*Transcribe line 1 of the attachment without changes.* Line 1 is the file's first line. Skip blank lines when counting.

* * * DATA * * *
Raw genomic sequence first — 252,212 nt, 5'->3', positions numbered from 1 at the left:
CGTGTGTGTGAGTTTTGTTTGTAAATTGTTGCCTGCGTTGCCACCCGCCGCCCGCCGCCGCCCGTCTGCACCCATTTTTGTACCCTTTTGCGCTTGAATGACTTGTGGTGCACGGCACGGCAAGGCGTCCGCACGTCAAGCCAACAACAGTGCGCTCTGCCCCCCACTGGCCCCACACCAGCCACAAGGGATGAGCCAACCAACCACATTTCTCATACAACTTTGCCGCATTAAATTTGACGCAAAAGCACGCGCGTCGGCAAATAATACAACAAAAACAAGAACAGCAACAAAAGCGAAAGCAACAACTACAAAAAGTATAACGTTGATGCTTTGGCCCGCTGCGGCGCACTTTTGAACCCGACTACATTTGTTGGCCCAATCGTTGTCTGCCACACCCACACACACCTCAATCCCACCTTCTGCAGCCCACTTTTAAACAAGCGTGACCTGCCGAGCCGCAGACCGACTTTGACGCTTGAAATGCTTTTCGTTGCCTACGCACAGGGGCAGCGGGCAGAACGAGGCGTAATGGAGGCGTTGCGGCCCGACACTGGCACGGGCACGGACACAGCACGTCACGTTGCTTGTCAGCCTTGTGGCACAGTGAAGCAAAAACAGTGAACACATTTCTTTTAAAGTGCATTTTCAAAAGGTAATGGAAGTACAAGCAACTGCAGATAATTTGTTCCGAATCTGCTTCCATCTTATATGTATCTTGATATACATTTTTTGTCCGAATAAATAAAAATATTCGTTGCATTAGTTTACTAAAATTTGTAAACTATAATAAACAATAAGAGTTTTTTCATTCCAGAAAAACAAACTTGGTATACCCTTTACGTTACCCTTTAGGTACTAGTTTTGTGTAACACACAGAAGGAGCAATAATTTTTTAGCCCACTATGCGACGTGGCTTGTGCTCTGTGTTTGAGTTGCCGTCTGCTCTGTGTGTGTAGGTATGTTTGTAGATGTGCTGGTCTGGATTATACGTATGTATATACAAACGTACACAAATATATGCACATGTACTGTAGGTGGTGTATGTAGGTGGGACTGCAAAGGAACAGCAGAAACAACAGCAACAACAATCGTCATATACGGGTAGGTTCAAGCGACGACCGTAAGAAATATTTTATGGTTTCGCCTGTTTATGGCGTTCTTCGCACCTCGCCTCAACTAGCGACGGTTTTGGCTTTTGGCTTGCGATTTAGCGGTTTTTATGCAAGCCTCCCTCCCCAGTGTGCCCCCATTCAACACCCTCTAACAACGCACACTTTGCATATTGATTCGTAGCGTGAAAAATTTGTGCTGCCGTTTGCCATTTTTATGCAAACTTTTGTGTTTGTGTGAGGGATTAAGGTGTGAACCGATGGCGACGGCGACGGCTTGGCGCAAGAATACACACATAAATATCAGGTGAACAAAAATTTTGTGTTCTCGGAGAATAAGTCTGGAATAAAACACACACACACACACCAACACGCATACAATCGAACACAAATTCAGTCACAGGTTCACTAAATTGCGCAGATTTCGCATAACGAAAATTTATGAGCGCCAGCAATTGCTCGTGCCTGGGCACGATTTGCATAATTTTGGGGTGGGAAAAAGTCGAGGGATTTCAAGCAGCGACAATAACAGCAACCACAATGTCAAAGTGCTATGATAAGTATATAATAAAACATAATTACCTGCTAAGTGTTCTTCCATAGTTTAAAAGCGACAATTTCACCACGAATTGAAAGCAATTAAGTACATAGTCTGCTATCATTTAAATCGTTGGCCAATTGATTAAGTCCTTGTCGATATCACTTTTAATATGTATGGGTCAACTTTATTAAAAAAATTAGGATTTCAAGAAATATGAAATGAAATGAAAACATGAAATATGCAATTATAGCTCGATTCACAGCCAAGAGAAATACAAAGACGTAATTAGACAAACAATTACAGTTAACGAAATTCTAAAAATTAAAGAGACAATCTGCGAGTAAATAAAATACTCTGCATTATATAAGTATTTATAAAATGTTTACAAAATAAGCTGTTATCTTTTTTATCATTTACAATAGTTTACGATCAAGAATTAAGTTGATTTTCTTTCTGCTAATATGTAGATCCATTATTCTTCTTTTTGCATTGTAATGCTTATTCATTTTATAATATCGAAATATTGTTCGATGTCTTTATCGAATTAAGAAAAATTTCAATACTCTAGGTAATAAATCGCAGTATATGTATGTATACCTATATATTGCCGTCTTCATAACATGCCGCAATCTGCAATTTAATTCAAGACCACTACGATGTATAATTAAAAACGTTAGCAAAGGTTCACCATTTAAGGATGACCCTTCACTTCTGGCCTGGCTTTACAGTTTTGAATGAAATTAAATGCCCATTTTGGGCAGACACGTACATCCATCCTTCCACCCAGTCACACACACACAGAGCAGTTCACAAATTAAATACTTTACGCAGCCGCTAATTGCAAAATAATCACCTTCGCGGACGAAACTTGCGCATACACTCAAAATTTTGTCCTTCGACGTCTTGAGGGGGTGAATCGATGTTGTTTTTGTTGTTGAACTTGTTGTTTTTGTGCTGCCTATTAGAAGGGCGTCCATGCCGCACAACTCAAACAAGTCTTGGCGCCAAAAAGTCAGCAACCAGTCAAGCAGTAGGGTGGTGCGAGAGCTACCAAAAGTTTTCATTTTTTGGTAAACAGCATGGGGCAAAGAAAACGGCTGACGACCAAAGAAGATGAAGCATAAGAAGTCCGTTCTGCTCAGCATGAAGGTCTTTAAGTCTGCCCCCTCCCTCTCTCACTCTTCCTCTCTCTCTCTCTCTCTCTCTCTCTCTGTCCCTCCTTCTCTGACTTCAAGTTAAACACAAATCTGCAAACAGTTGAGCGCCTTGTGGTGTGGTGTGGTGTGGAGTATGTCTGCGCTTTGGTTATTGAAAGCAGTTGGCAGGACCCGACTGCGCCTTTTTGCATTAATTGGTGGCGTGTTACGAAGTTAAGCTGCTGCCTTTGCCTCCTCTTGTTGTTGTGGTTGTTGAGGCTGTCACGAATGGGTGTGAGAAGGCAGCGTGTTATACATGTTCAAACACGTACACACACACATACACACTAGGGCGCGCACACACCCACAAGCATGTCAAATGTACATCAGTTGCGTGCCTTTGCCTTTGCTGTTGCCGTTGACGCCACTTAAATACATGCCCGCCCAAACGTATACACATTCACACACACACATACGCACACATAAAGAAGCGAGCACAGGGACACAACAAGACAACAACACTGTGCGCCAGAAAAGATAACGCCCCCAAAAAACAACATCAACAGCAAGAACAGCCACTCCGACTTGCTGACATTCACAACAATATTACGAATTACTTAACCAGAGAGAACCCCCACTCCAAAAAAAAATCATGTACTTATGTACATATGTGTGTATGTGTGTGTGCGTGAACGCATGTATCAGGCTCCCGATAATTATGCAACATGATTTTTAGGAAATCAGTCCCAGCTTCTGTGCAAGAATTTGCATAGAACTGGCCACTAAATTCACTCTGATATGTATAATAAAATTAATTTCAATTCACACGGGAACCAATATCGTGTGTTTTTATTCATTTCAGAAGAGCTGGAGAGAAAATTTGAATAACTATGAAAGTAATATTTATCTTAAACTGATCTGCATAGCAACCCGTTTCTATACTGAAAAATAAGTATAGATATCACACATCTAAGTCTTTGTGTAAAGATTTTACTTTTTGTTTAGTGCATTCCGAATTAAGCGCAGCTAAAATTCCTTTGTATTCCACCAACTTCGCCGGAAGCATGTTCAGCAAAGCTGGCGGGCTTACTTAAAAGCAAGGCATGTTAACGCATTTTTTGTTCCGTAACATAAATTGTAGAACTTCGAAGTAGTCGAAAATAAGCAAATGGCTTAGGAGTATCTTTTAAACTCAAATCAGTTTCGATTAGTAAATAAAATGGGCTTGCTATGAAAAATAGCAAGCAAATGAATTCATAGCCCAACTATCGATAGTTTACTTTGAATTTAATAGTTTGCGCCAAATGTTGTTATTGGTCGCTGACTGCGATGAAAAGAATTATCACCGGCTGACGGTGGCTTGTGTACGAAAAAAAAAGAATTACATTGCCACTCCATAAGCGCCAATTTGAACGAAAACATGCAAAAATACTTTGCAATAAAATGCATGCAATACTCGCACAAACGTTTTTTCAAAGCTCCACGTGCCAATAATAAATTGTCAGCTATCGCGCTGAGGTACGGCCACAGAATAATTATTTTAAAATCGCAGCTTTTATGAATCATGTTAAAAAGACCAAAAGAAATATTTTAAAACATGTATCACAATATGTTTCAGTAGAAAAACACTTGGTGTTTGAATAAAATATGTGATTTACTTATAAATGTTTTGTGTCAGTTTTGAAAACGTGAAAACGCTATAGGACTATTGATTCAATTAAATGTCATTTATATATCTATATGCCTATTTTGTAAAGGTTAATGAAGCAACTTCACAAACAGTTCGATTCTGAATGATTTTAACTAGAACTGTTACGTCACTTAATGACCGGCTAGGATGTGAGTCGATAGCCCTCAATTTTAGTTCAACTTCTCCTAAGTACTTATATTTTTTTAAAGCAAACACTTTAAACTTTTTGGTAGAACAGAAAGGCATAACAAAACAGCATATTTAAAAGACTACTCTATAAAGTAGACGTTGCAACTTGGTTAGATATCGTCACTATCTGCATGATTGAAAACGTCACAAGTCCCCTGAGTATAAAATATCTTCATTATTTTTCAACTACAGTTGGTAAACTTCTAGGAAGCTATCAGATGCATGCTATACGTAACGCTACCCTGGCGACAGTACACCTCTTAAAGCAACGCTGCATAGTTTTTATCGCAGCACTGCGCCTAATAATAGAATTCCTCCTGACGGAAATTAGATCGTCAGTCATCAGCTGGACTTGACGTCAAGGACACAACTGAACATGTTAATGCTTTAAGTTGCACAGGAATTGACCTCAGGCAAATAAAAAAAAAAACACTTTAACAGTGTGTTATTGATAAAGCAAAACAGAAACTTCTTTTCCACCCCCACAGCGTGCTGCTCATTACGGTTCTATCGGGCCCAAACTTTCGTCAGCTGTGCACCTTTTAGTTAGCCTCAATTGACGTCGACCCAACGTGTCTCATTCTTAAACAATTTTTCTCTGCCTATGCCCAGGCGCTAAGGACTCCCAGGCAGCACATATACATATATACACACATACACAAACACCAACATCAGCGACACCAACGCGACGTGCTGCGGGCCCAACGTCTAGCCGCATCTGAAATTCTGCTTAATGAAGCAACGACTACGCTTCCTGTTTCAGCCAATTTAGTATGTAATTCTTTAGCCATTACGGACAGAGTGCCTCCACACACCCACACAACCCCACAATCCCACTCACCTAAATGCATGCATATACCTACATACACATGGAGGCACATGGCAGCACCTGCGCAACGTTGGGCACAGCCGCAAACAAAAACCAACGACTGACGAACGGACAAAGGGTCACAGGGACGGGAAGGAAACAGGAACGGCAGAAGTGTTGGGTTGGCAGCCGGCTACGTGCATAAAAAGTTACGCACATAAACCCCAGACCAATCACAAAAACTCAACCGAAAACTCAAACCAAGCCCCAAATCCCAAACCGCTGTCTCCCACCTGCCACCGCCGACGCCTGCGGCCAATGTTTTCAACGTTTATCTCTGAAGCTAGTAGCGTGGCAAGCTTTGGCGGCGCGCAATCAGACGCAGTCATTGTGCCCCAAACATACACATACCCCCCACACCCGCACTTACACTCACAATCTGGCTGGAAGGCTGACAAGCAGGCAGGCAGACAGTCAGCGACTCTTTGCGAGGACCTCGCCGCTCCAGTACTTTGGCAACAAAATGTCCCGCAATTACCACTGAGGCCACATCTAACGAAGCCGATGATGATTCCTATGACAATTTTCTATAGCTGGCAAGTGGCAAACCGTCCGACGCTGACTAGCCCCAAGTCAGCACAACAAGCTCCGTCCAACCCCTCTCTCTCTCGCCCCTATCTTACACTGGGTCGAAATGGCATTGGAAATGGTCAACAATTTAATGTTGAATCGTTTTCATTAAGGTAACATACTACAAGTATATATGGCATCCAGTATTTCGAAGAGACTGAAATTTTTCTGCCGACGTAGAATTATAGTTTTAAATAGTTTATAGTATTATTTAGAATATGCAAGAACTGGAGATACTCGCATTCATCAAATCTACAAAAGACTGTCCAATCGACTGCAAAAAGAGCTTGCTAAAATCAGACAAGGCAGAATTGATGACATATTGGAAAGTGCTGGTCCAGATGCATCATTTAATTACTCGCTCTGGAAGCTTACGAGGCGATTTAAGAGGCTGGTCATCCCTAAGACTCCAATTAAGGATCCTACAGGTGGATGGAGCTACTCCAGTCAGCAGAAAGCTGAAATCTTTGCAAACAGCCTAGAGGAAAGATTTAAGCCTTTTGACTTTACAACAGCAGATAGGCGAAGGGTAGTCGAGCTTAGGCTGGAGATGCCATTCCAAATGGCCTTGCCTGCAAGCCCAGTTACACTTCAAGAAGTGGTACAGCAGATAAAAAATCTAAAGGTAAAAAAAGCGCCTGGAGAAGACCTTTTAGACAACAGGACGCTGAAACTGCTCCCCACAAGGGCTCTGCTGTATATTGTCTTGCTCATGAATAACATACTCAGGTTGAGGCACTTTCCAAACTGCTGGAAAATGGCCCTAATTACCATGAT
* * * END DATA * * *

Raw genomic sequence first — 252,212 nt, 5'->3', positions numbered from 1 at the left: